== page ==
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by Cynthia Heinrichs
Illustrated by Jumin Lee
AGES: 4 to 8
SIZE: 8.5 x 10.5
PRICES: $16.95 US | $18.95 CAN
HARDCOVER: 978-1-897476-37-6

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This lovely picture book relates the story of the haenyo, or "sea women", the
strong, independent women of Jeju Island, South Korea who dive for seaweed,
shellfish, and other creatures that live on the bottom of the ocean. the story
is told through the eyes of a young girl, Jae Nyun, who attends school each day
while her mother, a "mermaid" dives all day long to support her family. Although
her mother insists the women are not mermaids Jae Hyun fantasises about their
lives under the sea. The mermaids, she imagines, visit their father, the Sea
King, and her grandmother is married to the Sea King. Despite the dangers Jae
Hyun wants to become a mermaid even though her mother wants a better, safer
life for her daughter. When tragedy strikes, Jae Hyun's courage is tested, but
she proves she is worthy of the family tradition of becoming haenyo.

Jumin Lee illustrations complement this touching story of tradition and
modernity, where girls and women have the freedom to choose the lives they want
for themselves.

Thematic Links: South Kores; Ocean Diving; Mermaids

Kristine Moruzi


Times Colonist - Notable Picture Books for Fall 

In this South Korean story, a young girl called Jae Hyun dreams of being a “haenyo” or “mermaid” like her mother and grandmother, who dive to the ocean floor to collect seaweed, abalone, octopus, sea urchin and all kinds of shellfish. Her mother adamantly opposes the idea, because the work is dangerous, but then something happens that changes everything. Heinrichs, who is from Vancouver, includes extra information about the history of the haenyo of South Korea’s Jeju Island, who are dying out. Lee’s illustrations are pretty, pastel watercolour and ink drawings.


Winnipeg Free Press

Demonstrating her flexibility, Heinrichs, a former Winnipegger living in Vancouver, has also released a picture book, Mermaids (Simply Read, 32 pages, $19), which features both an unusual setting and story. In South Korea on the island of Jeju, women dive daily to the ocean floor to harvest seaweed and edible sea creatures.
Known as haenyo, they belong to an old but dangerous profession that six-year-old Jae Hyun longs to join. Although her mother envisions a different future, her mind is changed when Jae Hyun proves she can keep a clear head in an emergency.


CM Magazine Review:

Although Jae Hyun`s mother has forbidden her daughter to follow the old ways and become a haenyo in their South Korean island, Jae Hyun dreams of nothing else. Ignoring the daily dangers of sharks and jellyfish the female divers face, she prefers the nickname Mermaids and concocts a fanciful story about their origin. But she is forced to confront reality when, from her usual hiding place on shore, she discovers her grandmother has been stung by a jellyfish underwater and is drowning. Quickly cycling to a nearby house, Jae Hyun obtains help and saves her grandmother`s life. This action earns her mother`s respect and the right to choose her own destiny, even if it is to be a haenyo.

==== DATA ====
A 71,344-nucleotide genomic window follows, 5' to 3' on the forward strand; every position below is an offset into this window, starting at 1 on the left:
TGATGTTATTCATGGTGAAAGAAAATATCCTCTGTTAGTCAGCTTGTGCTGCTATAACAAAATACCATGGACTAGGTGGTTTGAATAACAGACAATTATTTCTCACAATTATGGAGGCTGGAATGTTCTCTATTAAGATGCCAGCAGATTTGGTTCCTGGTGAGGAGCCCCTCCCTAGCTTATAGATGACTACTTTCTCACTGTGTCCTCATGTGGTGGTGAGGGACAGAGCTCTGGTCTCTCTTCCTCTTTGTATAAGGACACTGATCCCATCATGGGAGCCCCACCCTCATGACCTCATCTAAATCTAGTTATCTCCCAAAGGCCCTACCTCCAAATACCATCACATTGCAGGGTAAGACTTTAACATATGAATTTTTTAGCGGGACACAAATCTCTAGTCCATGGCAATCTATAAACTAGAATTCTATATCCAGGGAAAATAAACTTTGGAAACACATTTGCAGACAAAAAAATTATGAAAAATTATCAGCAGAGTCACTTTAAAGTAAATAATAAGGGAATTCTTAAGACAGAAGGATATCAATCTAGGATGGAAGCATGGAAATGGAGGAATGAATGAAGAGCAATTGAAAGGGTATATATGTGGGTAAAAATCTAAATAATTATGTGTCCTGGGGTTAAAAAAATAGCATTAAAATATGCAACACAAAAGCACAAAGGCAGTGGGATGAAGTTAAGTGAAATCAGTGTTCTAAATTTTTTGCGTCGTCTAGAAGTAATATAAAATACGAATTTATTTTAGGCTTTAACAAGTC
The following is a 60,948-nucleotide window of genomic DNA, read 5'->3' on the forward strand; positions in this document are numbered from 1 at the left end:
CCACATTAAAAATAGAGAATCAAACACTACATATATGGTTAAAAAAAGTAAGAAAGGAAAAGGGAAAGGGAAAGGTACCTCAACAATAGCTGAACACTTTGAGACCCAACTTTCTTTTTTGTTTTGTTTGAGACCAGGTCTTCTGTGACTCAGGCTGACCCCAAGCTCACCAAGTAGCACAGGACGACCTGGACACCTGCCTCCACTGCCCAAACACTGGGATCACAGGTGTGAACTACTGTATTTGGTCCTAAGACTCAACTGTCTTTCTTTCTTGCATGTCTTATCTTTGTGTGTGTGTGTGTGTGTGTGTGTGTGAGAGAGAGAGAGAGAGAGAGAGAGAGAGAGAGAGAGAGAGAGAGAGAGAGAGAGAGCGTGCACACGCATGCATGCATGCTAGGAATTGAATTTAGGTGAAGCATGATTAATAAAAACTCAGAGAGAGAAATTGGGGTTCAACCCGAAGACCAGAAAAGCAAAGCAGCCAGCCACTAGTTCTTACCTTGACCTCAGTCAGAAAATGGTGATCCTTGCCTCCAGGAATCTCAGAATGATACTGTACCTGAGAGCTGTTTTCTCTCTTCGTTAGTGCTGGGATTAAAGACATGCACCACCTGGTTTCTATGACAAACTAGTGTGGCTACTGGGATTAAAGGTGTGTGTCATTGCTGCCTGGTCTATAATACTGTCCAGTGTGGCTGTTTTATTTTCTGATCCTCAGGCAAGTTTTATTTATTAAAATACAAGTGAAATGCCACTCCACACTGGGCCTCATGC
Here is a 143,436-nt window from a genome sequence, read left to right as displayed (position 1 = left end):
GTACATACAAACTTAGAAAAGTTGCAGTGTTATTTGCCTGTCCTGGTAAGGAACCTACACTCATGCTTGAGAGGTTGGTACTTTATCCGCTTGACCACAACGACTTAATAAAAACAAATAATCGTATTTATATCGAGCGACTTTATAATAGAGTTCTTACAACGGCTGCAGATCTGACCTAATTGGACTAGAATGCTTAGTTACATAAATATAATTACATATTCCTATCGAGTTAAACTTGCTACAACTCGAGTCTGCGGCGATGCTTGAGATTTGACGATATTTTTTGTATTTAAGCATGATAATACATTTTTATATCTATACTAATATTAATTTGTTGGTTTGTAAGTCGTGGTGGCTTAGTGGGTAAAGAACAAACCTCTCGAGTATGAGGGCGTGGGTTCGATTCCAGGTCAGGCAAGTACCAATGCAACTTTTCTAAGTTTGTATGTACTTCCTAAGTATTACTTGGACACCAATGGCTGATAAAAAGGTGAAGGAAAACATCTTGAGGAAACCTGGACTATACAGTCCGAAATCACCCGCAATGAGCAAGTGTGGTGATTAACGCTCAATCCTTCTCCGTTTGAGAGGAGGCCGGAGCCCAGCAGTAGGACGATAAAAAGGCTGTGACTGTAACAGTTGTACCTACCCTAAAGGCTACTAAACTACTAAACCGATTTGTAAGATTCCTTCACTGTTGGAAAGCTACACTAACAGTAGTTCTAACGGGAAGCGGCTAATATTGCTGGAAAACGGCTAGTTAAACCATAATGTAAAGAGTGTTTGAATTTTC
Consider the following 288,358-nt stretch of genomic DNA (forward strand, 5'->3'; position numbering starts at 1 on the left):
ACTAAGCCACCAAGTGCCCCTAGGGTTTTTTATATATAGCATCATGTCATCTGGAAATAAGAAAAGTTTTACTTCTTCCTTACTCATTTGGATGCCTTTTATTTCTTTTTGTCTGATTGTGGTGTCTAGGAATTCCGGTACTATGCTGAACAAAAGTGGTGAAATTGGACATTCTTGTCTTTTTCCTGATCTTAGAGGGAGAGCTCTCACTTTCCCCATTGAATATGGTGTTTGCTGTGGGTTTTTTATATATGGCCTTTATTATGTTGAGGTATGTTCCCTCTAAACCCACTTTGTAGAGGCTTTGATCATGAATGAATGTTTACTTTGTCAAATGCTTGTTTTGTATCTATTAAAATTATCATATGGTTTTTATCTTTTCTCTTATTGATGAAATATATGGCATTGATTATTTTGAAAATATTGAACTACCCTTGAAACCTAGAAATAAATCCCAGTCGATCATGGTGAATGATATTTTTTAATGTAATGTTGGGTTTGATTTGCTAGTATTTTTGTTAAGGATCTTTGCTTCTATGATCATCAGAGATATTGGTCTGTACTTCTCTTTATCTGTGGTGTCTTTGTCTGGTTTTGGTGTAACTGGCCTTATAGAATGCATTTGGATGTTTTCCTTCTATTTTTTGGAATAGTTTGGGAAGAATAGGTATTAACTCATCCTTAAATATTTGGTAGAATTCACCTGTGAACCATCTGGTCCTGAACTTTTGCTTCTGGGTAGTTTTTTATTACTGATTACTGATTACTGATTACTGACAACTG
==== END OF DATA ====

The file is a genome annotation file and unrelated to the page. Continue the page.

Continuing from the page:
internal art      Cynthia Heinrichs has composed this modern-day story around a disappearing way of life in South Korea where she was an English teacher. Her author`s note describes how the haenyo of Jeju Island have traditionally supported their families with their harvest from the sea and how they still do so today to provide education and better lives for their daughters. But very few younger women are choosing to become haenyo and, with more than half those left over seventy, the Korean Mermaid profession is now facing extinction.

      Artist Jumin Lee has imbued the landscapes with soft, muted shades that evoke the dreamy, underwater world of Jae Hyun`s imagination. Born in South Korea, Lee portrays the sea king`s castle as a layered pavilion and the king, himself, as a Korean folkloric figure. That modern and old ways coexist today in South Korea is made evident in her depiction of the different styles of dress the young people and professionals wear compared to that of the older generation.

      This gentle story reveals a culture and a way of life that is foreign to most Canadians, but the universal appeal of inter-generational love, courage and the power of dreams will ensure a ready audience. Canadians are no strangers to the dangers of eking a living from the sea and, especially on the east coast where we have witnessed the loss of our traditional seafaring way of life, this story will resonate.